Break Your Energy Draining Habits

Fighting Tiredness through a Healthy, Balanced Diet

Fatigue can have many causes but for a number of people simply changing their diet and eating healthier may be all they need to conquer fatigue.

Over 2.2 million people in the U.S. complain of feeling tired or fatigued and according to the Mayo Clinic in Rochester, MN, women are four times more likely to feel overly tired than men. Although fatigue can be an underlying symptom of many diseases and conditions, it can also be the result of a poor diet lacking in nutrition. By making a few diet changes, a person suffering from fatigue can begin to feel more energetic and conquer that run down feeling.

Eat a Healthy, Balanced Diet

Poor diet is the main reason that many people suffer from fatigue. Eating too much sugar can cause blood glucose levels to become unstable and limiting certain foods such as carbohydrates and fats can also make the body feel fatigued. Going back to basics and eating a variety of healthy foods is the best way to bolster the body and feel energized again.

Eating a healthy breakfast is very important in order to keep energy up during the day. British researchers at Cardiff University in Wales found that eating a high-fiber breakfast, such as oatmeal or bran cereal, can reduce fatigue by 10% as well as build better cognitive skills and lower the risk of depression. Because fiber slows down the digestion of food, the body is able to maintain energy for a longer period of time. Adding fruit and a low-fat dairy product to the breakfast will also help to maintain energy throughout the morning.

A weakened immune system can be a factor in ongoing fatigue. If the body is working harder than it has to in order to fight off colds and infections, this can wear down the body and make it tired. Try revitalizing the immune system by eating foods rich in antioxidants. Antioxidants stop free radicals in the body from damaging cells and causing such diseases as heart disease, Alzheimer’s and even some cancers. Try adding blueberries, strawberries, apples, walnuts, potatoes, artichokes, pinto beans, and green tea to the diet to build up the immune system and have more energy.

Complex and simple carbohydrates are necessary for keeping the body’s energy levels up and the blood sugar levels evenly maintained. Complex carbohydrates that also contain fiber digest slowly in the body and help blood sugar levels stay more constant so the body doesn’t experience those highs and lows as it does with sugar. Simple carbohydrates will give the body that energy surge without the big letdown. Good complex carbohydrates to eat are oatmeal, bran, brown rice, yams, beans, carrots, squash, and wheat pasta. Skip the white bread, white rice, and pasta that contain no fiber and empty calories. Simple carbohydrates include apples, cranberries, kiwi, pears, and blackberries.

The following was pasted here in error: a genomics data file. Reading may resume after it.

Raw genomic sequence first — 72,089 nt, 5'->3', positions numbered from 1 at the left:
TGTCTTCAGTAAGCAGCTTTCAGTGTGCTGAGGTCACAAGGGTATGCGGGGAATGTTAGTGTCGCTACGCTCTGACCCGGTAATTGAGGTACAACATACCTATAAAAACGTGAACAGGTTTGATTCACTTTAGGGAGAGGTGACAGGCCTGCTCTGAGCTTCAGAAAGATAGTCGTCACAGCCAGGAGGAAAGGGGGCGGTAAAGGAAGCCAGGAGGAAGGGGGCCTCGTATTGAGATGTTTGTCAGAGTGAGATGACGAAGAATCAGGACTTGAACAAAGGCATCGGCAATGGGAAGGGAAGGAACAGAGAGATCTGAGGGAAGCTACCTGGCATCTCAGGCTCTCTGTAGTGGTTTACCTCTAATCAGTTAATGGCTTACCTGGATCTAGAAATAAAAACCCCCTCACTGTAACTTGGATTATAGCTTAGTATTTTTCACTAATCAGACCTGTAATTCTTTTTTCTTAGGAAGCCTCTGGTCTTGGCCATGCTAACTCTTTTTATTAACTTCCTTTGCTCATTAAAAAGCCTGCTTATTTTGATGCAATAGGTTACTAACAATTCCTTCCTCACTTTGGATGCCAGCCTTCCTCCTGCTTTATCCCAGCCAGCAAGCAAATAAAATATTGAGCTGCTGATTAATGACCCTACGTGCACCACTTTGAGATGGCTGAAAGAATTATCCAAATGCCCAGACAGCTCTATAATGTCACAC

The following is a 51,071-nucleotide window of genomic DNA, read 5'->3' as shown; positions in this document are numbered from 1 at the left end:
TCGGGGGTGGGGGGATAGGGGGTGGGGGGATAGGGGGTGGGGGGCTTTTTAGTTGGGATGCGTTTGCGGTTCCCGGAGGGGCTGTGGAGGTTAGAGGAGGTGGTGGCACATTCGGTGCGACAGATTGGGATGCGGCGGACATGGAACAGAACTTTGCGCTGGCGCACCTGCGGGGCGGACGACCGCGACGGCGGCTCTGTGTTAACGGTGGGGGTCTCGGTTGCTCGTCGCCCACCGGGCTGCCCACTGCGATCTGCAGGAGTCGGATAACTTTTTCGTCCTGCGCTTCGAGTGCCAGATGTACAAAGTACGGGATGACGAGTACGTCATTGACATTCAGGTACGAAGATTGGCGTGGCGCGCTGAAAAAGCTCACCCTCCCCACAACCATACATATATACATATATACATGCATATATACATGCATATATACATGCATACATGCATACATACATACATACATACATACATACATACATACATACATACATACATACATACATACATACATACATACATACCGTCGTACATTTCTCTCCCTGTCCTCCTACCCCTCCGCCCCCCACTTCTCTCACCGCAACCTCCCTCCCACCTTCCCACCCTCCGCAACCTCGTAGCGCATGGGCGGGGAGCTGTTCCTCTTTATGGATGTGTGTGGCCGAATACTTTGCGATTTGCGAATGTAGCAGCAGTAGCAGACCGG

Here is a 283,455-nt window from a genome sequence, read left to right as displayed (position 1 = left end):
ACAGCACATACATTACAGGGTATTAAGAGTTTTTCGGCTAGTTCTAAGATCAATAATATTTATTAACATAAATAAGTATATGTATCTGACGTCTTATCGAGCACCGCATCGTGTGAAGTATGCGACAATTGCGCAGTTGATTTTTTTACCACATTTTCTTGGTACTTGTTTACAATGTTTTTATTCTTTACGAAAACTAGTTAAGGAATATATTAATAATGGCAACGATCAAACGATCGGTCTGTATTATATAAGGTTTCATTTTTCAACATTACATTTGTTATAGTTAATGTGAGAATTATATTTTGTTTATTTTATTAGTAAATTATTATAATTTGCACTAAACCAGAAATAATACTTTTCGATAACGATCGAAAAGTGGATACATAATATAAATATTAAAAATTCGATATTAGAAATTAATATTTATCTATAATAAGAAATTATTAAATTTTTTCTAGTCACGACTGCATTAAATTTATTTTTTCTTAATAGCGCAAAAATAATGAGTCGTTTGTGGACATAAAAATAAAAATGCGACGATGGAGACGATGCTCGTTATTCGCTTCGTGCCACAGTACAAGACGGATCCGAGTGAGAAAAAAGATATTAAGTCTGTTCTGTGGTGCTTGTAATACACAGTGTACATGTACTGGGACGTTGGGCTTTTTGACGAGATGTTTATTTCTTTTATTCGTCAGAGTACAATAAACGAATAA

Fat has had a bad reputation for years but the truth is the body needs some good fats to keep energy levels up. Good fats that contain omega-3 fatty acids from foods like salmon, tuna, olive oil, walnuts, almonds, and peanut butter actually encourage the body to store carbohydrates as glycogen instead of as fat. Glycogen is the term for stored glucose, (blood sugar), which is the body’s main form of energy.

Protein is important for keeping the immune system strong, building cells, transporting hormones and vitamins throughout the body and basically keeping the body strong. Without enough protein in the diet, the body will not be able to distribute the nutrients the body needs to feel strong and alert. Make sure to eat some lean beef, fish, eggs, nuts, beans or low-fat dairy products every day. Soy products are also an excellent source of protein.

Vitamins and Minerals for Fatigue

Fatigue can be the result of not enough iron in the diet. Iron is responsible for transporting oxygen in the blood among other functions. If enough oxygen is not in the bloodstream the result can be fatigue. Eat foods that are iron-rich such as lean beef, sardines, bran flakes, almonds, raisins, lentils, kidney beans, and soybeans. Iron supplements should be avoided unless a doctor has prescribed them because too much iron can become toxic in the system.

Stress causes fatigue because it burns up essential vitamins and minerals in the body as well as wears down the immune system. All the B vitamins, as well as vitamin C, calcium and magnesium, are depleted when the body is stressed. Try getting these nutrients from food whenever possible or take a daily multivitamin to replenish these important nutrients.

A healthy, balanced diet is all that may be needed to combat fatigue and feel energetic again. However, if other symptoms accompany the fatigue or it is getting in the way of participating in activities or going to work then it is important to visit the doctor for a proper diagnosis.